La barcarola e il “pittoresco”: dalla tradizione settecentesca all’opera italiana del primo Ottocento. Alcuni casi e alcune considerazioni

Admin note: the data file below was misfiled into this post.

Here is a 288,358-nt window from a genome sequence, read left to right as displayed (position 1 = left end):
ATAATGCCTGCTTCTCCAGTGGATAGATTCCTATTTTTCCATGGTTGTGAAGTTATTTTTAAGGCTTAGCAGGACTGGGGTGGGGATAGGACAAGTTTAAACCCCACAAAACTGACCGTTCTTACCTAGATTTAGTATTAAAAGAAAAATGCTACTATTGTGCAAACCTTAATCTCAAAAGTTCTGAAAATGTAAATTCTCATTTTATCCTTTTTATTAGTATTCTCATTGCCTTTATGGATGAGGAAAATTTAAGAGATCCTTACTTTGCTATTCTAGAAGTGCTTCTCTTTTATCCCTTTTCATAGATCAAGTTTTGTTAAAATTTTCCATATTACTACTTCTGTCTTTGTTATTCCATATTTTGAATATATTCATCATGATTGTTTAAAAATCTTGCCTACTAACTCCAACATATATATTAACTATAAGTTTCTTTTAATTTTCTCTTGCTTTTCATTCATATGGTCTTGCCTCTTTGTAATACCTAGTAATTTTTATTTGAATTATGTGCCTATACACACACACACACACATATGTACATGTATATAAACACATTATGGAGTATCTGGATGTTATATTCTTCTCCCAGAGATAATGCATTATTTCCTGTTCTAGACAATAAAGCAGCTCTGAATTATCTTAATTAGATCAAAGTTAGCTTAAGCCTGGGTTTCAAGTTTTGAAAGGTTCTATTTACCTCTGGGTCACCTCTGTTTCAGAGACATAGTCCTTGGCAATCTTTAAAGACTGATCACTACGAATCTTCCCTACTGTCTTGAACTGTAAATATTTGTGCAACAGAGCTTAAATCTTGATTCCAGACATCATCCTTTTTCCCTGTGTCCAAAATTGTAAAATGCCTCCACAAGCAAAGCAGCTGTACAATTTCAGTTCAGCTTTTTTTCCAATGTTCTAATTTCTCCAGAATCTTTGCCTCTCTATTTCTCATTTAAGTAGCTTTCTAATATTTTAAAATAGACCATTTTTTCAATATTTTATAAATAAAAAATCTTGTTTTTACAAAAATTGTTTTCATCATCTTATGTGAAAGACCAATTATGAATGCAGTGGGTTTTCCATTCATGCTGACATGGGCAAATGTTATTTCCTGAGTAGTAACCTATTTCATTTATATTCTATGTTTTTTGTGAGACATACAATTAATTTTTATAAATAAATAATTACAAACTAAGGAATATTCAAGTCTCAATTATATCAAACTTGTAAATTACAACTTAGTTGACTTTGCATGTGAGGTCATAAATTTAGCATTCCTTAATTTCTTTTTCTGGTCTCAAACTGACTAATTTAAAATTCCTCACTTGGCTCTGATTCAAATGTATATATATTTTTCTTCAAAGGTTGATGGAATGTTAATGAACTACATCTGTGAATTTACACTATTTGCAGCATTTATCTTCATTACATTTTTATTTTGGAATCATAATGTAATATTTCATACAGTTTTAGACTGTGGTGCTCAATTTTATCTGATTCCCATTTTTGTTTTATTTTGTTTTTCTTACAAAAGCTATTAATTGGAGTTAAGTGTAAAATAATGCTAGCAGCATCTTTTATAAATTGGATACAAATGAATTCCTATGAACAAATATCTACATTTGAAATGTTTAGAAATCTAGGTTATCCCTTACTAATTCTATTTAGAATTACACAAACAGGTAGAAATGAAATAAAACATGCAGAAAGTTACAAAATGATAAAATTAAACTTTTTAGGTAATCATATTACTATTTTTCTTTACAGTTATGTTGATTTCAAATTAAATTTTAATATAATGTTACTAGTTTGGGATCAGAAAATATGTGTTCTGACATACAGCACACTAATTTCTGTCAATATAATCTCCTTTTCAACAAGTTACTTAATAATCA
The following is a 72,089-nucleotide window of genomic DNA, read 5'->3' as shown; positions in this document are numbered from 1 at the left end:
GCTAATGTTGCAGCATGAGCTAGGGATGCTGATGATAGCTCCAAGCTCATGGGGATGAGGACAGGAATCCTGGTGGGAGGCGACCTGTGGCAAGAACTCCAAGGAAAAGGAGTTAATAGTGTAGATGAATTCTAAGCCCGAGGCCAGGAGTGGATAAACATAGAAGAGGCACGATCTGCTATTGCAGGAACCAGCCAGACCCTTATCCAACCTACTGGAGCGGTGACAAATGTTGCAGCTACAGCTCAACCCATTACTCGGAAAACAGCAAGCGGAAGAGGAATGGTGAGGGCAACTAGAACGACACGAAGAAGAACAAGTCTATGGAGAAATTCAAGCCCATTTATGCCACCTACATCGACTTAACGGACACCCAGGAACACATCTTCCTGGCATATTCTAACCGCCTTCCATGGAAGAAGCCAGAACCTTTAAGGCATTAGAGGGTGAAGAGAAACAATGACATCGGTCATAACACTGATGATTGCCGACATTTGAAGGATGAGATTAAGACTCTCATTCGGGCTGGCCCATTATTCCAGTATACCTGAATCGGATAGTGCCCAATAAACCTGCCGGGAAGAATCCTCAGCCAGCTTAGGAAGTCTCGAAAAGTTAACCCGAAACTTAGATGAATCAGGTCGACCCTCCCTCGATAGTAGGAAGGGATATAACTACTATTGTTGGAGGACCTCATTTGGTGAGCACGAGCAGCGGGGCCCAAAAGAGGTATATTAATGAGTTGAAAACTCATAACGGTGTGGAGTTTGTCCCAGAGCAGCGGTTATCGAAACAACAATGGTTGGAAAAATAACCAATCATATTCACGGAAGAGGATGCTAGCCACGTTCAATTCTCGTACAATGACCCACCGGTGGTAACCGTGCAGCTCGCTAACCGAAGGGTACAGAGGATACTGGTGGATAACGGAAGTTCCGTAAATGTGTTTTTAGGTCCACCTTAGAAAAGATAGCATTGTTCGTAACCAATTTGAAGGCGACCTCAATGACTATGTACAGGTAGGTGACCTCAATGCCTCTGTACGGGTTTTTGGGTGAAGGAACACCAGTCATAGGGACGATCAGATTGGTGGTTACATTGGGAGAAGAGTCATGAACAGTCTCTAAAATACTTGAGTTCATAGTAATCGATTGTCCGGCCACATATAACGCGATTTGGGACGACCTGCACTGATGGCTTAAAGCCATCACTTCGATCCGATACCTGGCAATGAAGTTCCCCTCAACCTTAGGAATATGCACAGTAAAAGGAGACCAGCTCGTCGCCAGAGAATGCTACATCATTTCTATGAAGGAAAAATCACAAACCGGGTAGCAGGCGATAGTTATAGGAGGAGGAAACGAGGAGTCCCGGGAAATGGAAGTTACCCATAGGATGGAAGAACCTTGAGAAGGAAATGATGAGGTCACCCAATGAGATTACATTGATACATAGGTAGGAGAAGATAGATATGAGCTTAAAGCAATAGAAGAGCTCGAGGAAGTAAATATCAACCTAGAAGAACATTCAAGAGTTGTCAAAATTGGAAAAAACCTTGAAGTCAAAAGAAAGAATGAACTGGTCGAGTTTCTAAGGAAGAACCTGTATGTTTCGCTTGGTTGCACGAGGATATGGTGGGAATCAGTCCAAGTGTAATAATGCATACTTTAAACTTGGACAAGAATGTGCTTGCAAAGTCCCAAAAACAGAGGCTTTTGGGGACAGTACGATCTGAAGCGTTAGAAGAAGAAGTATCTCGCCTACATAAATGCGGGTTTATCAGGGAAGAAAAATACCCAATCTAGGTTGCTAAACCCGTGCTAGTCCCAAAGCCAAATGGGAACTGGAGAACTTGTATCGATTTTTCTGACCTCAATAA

From the early eighteenth to the mid-nineteenth century, the barcarole acquired specific grammatical and semantic features. Its use in early nineteenth-century Italian opera is here analyzed with reference to its “picturesque poetics” (with examples). Though opera has a significant visual element, its aesthetic role is realized through music. Both Rousseau and recent scholars argue that music’s power lies in expression rather than imitation or description – «l’art du musicien consiste à substituer à l’image insensible de l’objet celle des mouvemens que sa présence excite dans le cœur du contemplateur». Music links images, memories and emotions from the subjective sphere of an artist to objective referential elements. Beginning in the eighteenth century, English and Scottish landscapes are sonically represented in Glees and in W. Thomson’s Orpheus Caledonius (1725). Canzonettas to texts by P. Rolli, Canzoni da battello (1740-1750c.), barcaroles and notturnos provide further examples of “picturesque music” from southern Europe. Barcarole alla veneziana in 6/8 and 2/4 with simple melodies and texts in Venetian dialect appear as early as 1740: settings of Metastasio’s Grazie agli inganni tuoi by Leo and Rodario (I-VEc) are two examples of a spontaneously picturesque language. A recurrent, descending melodic formula stressing the opening beat suggests the motion of oars in the water. The mythical gondolier’s song of Tasso’s Gerusalemme liberata was believed to have displayed these characteristics. For Rousseau and the early nineteenth century alike, the sound of the canzonetta portrayed not only a “watery” landscape but also its people. “Local colour” is created in Rossini’s Accours dans ma nacelle (Guillaume Tell, 1829) and Verdi’s Tutta calma è la laguna (I due Foscari, 1844). The song of the gondoliers imbues these scenes with the traditions and history of Venice, linking environment, nature and culture, the dangers of a mariner’s life and the dangers of life itself. Thus the “barcarole-gondolier formula” contrasts the mythical world of the Mediterranean to Wagner’s nordic Romanticism.